20 years on - Iraq after the US invasion

20 years on - Iraq after the US invasion
Thursday 30 March 2023


Two decades after the US invasion, Iraq faces a multitude of challenges as the country seeks to rebuild damaged infrastructure, manage precious resources and limit foreign intervention and influence. In this special issue of the Near East Policy Forum (NEPF) quarterly update, we present five peer-reviewed articles analysing the economic and political challenges that confront Iraq as well as possible solutions that could allow Iraq to better secure its future.

As an independent academic platform, NEPF is committed to providing in-depth analysis of contemporary and emerging issues in the Middle East, North Africa and Central Asia. Our analysis is unique in that all published articles undergo a rigorous double-blind peer-review process. Free and open access is provided for all articles published on nepf.org.au. Thank you to all of our contributing authors and also the ​Centre for Arab and Islamic Studies​ (CAIS) at the Australian National University (ANU) for their support through our working partnership.

Dr. Anas Iqtait & Samy Akil

Co-Founders - Near East Policy Forum

Iraq, the US invasion and Iran's regional strategy of influence

One of the legacies the US left in Iraq was an elitist political system – an oxymoron of both division and unity at the core, whilst completely out of touch with ordinary Iraqis. It is common knowledge that unrepresentative Iraqi political elites bid to share out the nation’s resources, with millions of Iraqis left unrepresented and without prospects. While the majority of Iraq’s populace struggle with existential crises, Iraq’s elites remain fortified and continue to govern through a system known as ‘muhasassa’ and ‘wasta’. In capitalising upon the strategically weak and divided Iraqi state – whilst working hard to maintain things as they are – there is a key driver in neighboring Iran. Tehran has not only come out on top as a result of the 2003 US occupation, but has also been able to utilise Iraq as a cash-cow to fund a comprehensive grand strategy in the Middle East.

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Climate change, drought and a return to traditional solutions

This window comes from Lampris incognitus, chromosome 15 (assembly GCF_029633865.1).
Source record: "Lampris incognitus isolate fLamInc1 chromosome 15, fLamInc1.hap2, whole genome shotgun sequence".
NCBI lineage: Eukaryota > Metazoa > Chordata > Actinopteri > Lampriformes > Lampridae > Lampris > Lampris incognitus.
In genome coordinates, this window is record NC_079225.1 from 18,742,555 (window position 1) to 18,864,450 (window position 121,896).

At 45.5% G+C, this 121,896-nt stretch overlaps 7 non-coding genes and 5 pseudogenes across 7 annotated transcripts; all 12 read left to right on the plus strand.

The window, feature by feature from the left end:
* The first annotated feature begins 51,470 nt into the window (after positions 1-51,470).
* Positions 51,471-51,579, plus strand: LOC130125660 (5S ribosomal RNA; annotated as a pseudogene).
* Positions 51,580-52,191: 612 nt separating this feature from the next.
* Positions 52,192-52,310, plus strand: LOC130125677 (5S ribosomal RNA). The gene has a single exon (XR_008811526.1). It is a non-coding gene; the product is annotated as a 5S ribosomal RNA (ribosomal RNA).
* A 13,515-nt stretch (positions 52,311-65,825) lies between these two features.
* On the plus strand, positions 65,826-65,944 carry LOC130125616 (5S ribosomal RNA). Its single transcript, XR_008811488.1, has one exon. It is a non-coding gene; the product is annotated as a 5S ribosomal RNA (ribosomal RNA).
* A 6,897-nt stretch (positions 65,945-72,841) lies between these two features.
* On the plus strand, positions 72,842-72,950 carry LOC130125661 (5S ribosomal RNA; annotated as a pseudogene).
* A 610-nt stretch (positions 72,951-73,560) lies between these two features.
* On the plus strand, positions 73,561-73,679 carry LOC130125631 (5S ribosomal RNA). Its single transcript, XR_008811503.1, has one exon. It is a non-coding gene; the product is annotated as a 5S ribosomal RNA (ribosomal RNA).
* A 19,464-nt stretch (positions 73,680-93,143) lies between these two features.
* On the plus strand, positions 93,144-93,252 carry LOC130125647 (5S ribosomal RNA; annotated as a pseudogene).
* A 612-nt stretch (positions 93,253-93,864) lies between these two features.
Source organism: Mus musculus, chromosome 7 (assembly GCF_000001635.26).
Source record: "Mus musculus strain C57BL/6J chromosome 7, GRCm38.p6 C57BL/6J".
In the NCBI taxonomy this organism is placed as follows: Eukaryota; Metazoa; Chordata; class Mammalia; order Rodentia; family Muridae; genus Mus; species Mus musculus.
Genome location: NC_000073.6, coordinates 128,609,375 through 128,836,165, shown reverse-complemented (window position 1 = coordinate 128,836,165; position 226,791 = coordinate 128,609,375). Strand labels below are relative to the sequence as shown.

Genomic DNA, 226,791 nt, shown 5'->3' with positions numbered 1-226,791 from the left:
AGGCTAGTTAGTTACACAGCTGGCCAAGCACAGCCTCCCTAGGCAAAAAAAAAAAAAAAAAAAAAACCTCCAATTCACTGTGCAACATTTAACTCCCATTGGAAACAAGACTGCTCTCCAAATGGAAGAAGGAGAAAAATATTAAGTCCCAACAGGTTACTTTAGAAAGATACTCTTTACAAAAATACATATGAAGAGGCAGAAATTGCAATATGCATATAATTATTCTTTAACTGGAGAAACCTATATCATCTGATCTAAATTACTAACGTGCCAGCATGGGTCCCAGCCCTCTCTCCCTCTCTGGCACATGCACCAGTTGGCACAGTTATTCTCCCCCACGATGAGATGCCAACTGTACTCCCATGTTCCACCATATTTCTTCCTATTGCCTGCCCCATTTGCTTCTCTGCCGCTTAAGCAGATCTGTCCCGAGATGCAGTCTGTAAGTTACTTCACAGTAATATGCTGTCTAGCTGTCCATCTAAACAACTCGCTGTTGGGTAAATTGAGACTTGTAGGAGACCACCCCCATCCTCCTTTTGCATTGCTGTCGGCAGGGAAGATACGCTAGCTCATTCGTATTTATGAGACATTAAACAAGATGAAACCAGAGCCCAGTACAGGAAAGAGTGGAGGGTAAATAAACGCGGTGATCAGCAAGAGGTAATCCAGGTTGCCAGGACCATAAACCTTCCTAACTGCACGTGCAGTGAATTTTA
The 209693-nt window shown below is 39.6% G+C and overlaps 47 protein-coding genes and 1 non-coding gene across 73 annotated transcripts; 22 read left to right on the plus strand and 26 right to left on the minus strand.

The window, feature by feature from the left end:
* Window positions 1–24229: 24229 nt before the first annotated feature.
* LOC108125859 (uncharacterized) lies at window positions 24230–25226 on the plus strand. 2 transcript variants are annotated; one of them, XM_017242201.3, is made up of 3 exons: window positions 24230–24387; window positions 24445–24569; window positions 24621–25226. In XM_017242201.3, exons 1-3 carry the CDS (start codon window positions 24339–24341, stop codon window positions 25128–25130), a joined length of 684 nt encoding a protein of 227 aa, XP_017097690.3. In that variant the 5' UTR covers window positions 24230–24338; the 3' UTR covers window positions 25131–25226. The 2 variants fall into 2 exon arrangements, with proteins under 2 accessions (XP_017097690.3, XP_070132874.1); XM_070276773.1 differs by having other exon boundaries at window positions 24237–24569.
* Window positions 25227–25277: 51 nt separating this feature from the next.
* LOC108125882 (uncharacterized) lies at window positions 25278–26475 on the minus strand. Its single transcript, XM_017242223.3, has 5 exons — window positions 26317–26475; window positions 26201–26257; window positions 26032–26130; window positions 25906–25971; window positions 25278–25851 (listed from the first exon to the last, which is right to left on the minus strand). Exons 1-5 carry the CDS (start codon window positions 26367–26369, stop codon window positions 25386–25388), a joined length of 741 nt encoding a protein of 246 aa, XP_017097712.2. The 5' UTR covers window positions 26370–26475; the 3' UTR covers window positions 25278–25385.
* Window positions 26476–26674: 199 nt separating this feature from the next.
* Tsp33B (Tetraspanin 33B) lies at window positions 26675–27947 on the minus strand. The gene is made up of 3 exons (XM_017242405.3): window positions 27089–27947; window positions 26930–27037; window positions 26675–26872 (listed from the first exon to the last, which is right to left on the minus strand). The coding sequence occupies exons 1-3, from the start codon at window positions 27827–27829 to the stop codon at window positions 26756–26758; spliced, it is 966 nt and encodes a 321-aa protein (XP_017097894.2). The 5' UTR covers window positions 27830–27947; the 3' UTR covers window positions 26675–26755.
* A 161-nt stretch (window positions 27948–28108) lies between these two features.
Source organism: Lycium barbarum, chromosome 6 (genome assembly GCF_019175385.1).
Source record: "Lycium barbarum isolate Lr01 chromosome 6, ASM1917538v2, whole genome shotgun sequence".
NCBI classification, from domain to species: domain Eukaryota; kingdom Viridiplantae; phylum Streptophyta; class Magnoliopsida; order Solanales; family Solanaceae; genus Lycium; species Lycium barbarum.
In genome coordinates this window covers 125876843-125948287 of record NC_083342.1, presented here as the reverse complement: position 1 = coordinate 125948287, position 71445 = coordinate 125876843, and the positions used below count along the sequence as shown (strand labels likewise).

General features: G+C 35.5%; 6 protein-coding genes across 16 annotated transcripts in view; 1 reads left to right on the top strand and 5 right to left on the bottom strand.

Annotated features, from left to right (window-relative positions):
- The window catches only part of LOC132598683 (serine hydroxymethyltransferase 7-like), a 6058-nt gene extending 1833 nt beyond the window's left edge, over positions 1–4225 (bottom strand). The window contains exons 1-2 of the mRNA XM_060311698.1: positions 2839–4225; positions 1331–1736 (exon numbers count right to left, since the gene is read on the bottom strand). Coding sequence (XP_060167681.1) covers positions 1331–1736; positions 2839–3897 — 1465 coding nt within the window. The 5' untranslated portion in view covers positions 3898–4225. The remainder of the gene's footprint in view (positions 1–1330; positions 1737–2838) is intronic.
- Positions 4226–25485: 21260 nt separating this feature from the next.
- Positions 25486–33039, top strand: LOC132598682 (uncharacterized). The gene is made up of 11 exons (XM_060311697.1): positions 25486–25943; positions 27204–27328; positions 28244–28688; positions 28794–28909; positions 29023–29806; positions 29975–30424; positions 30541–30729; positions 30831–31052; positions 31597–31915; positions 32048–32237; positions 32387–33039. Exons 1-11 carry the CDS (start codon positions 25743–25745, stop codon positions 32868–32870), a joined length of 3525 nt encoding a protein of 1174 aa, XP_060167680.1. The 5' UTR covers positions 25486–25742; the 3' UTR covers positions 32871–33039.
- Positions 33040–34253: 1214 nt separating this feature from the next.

Despite being a historically water-rich country, Iraq faces demands from multiple directions for this critical resource: population growth, the legacy of multiple wars, transboundary water (mis)management and a changing climate. Rainwater harvesting during heavy rainfall periods is a method for replenishing groundwater reservoirs and reducing flood impacts, which has proven useful in dry areas of the Middle East. It is a traditional method, which has become largely abandoned in the development towards more industrial agriculture. For Iraq, rainwater harvesting through flood water spreading would be a cost effective way to store water, improve soil quality, and reduce flood risk in areas located close to the rivers, where most of Iraq’s population is located.

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Iraq's Fractured Healthcare System

While the Iraqi healthcare system was considered the envy of the Middle East region in the 1960s and 1970s, its demise has become painfully apparent over the last three decades. Key contributing factors have included decades of war, United Nations sanctions, sectarian conflict as well as the rise of Islamic State. In particular, the fall of Iraq’s health system began after the Iraqi invasion of Kuwait in 1990. The imposition of a trade embargo on Iraq by the United Nations Security Council led to insufficient medical supplies, as well as the deaths of thousands of Iraqis from basic medical conditions such as diarrhoea. The Covid pandemic exacerbated the critical state of Iraq's healthcare system further.

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Can solar solve Iraq's chronic power outages crisis?

Iraqis endure, on average, 40 power outages every month –  placing Iraq in the unenviable position of sixth globally in terms of frequency of outages. However, Iraq’s power supply instability presents a conundrum given Iraq is the world’s fifth largest oil producer. Iraq’s power outage crisis is multidimensional with political, economic, and societal factors all affecting its ability to provide electricity. Iraqi electricity infrastructure has suffered extensive damage over the last 30 years including major conflicts since the 1980s. Several solutions have been recommended but perhaps one of the most ambitious projects is the plan to produce 10GW of renewable energy sources by primarily investing in solar using bilateral agreements specifically with the United Arab Emirates (UAE).

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Reparation Challenges for Yezidi Survivors

The persecution of the Yezidi people, and in particular women, by Islamic State (IS) came to symbolise the brutality of the terrorist organisation. Recently, the Yezidi Survivors Law was ratified in Iraq and importantly provides a framework for reparations for many survivors of IS atrocities. However, as Yezidi, Shabak, and Turkmen survivors point out, the challenge now lies in the law’s implementation and in particular ensuring survivors’ access to various reparation initiatives in a timely, confidential, and non-retraumatising way.

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